Printer Friendly

Selective hypersensitivity to a single nonsteroidal anti-inflammatory drug.


Nonsteroidal anti-inflammatory drugs (NSAIDs) have been reported to be among the most common drugs causing adverse reactions (1). They are related to 21 to 25% of all adverse drug reactions (2). The majority of adverse effects result from the drugs' pharmacological activity; these include stomach pain, gastrointestinal bleeding, and tinnitus. These adverse effects are dose-related and predictable, and can be seen in any treated patient, especially if a patient takes a higher cumulative dose. Hypersensitivity reactions are rarer and only occur in susceptible individuals in response to a small dose of the drug (3). NSAIDs are the second most common cause of hypersensitivity reactions, after beta-lactam antibiotics (4). The prevalence of NSAID hypersensitivity in the general population is between 0.6% and 2.5%, and is higher among patients with asthma (between 4.6% and 11.0%) (5). Moreover, NSAIDs are the cause of more than 50% of drug-induced anaphylaxis (6). Hypersensitivity reactions can be divided into non-allergic or cross-reactive and allergic or selective. Cross-reactivity results from inhibition of COX-1 enzyme and involves reactions to several chemically non-related NSAIDs (3). Selective hypersensitivity occurs when a patient reacts only to a single NSAID or different NSAIDs with a very similar chemical structure (3). Selective hypersensitivity can be divided into two types: single NSAID-induced urticaria/angioedema/anaphylaxis (SNIUAA) and NSAIDs-induced delayed hypersensitivity reactions (NIDHR) (3).

Patients with SNIUAA usually develop symptoms within a few minutes or 1 hour after a NSAID consumption. The symptoms range from mild urticaria and localized angioedema to anaphylaxis. In SNIUAA, the clinical spectrum of symptoms and timing of reactions suggest an allergic type I mechanism (3).

The aim of this study was to define the NSAID hypersensitivity patterns in patients referred to a Slovenian drug allergy clinic and to explore the clinical and diagnostic characteristics of the SNIUAA subgroup.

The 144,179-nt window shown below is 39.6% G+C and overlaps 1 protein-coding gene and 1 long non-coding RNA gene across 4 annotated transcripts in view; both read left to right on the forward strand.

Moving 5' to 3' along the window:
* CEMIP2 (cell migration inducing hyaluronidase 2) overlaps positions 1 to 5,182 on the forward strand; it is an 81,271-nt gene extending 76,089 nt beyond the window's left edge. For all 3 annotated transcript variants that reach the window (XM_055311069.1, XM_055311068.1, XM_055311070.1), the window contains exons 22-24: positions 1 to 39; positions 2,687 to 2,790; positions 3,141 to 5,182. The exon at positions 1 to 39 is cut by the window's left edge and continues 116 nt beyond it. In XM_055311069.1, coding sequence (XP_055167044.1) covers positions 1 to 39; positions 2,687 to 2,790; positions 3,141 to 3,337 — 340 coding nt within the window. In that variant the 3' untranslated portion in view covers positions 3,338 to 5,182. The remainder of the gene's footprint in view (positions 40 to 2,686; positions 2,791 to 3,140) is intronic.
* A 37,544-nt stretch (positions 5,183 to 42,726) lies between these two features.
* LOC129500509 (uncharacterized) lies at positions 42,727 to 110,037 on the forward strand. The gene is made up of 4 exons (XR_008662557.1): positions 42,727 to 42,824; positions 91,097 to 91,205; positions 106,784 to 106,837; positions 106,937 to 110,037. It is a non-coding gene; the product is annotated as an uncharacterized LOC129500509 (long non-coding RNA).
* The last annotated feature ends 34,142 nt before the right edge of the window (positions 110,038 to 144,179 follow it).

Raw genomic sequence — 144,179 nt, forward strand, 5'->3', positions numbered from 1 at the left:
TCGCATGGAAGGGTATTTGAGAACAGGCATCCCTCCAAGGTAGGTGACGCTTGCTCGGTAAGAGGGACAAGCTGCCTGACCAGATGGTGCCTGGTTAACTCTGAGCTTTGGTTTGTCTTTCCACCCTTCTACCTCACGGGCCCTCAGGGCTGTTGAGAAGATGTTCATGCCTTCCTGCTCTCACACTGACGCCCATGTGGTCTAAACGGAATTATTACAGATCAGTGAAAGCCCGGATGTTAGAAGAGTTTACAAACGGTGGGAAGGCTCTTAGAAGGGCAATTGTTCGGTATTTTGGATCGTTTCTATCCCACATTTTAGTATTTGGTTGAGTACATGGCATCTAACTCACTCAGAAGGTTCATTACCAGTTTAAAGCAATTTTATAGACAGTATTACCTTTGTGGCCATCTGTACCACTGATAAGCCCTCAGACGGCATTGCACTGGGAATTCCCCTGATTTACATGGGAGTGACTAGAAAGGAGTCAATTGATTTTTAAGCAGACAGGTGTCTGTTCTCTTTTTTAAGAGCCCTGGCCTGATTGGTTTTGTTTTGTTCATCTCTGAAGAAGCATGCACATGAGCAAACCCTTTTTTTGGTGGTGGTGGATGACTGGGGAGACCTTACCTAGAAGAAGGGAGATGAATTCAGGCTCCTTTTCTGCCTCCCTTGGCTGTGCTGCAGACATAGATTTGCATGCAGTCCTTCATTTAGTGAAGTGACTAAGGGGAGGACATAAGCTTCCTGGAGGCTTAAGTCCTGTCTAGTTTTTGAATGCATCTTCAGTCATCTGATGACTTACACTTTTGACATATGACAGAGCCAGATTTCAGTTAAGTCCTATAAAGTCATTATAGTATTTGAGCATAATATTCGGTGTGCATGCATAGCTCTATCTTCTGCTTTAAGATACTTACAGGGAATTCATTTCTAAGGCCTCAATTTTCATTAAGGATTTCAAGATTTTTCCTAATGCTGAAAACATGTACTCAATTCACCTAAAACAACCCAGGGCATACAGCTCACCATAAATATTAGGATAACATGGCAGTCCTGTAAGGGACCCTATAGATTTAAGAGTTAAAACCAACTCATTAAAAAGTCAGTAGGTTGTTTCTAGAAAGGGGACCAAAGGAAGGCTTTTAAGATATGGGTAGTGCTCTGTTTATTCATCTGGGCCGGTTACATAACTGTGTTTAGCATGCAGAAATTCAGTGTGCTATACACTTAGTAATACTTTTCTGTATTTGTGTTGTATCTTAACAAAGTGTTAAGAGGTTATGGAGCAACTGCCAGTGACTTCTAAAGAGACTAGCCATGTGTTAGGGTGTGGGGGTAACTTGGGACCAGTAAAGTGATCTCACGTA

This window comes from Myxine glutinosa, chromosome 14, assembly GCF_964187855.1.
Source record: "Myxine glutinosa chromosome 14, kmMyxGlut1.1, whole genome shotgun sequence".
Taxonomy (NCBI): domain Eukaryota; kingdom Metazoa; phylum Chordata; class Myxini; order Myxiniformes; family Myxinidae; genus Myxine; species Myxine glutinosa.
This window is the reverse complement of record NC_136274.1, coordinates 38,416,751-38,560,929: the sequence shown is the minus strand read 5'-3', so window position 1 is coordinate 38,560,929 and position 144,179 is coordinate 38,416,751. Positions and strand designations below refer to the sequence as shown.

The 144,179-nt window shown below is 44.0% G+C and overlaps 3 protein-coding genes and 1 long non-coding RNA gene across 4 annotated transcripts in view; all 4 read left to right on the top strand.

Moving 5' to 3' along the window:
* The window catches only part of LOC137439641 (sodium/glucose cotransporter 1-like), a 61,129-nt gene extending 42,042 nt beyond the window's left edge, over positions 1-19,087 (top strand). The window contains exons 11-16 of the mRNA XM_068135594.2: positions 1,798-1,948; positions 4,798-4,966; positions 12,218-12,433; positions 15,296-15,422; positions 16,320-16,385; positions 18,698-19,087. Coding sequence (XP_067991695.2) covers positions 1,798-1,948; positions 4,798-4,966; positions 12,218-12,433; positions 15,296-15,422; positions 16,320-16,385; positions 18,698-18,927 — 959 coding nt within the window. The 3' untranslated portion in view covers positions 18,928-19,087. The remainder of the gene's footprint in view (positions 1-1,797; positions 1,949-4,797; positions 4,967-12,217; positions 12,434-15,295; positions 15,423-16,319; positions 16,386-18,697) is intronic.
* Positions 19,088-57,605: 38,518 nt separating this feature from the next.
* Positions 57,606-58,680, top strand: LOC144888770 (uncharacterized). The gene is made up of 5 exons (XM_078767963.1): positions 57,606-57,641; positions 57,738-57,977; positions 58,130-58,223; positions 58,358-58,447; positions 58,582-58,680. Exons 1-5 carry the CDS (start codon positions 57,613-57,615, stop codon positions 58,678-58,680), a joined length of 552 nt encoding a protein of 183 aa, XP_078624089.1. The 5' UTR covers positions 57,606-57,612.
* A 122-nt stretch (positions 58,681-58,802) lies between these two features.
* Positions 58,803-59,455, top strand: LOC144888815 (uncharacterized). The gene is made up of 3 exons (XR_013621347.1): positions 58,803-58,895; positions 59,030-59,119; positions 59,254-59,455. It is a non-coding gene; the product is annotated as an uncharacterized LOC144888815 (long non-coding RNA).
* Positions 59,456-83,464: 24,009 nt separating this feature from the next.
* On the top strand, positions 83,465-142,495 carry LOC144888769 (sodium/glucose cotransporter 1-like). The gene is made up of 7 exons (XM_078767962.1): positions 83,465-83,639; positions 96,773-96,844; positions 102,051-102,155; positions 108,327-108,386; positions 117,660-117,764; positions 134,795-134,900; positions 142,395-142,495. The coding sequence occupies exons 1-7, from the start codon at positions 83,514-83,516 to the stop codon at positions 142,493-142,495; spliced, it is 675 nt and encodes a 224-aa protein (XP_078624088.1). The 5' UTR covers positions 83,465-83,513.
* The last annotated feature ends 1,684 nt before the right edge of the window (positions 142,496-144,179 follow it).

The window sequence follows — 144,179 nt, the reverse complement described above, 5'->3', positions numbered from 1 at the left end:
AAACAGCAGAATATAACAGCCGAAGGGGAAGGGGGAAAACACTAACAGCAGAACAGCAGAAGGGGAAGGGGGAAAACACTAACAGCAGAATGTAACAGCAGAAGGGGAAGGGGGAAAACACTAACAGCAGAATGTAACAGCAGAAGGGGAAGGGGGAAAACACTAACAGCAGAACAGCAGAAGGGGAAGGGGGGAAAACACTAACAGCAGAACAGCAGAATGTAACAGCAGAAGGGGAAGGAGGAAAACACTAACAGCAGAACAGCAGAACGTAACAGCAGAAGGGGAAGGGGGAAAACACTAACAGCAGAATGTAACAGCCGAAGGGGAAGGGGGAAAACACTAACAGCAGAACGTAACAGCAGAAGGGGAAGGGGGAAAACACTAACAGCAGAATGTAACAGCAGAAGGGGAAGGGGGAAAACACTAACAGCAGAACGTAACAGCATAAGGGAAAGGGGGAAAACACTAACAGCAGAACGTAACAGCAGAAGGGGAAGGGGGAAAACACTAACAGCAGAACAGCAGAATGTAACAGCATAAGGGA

The Golnik University Clinic of Respiratory and Allergic Diseases is the only center in Slovenia performing diagnostics in adult patients with a suspicion of NSAID hypersensitivity. In the hospital information system we identified patients who had been subjected to an oral provocation test (OPT) with any analgesic between 2004 and 2016, and we reviewed their medical records.

We selected a group of patients with a firm diagnosis of NSAID hypersensitivity. They had either a positive provocation test or a convincing medical history of hypersensitivity reactions (Fig. 1). We evaluated the probability of NSAID hypersensitivity based on the data in the patients' medical records as follows: i) low probability of hypersensitivity: spontaneous occurrence of urticaria also during the time when analgesics were not used, or a medical history of simultaneous infection and fever; ii) moderate probability of hypersensitivity: non-specific symptoms coincided with the use of analgesic; the patient did not fulfil the criteria for high pre-test probability; or iii) high probability of hypersensitivity: reaction developed less than 4 hours after the intake of the first dose of analgesic and manifested with urticaria, angioedema, nasal stuffiness, dyspnea, or anaphylaxis, which could not be explained with any other reason; or positive OPT.

Medical files were first reviewed by junior physicians (HK, NS). In cases of uncertainty, the medical record was discussed in a panel with a senior physician (MK). If the data in the medical record were contradictory or insufficient, the patients were classified as moderate probability and excluded from phenotyping.

Diagnostic procedure

The vast majority of patients underwent a provocation test. In the case of a low pre-test probability, we proceeded with a single blind four-step gradual OPT with the culprit drug starting with 1/100 of the full dose, continuing after 90 minutes with 1/10, half, and full dose. The protocol was adapted from EAACI/GA (2) LEN guidelines (5). In patients with a history of aspirin hypersensitivity, reactions after multiple NSAIDs or aspirin-induced asthma, we performed OPT with COX-2 inhibitors or paracetamol. In patients with a history of anaphylaxis after NSAID, we started with a gradual aspirin challenge.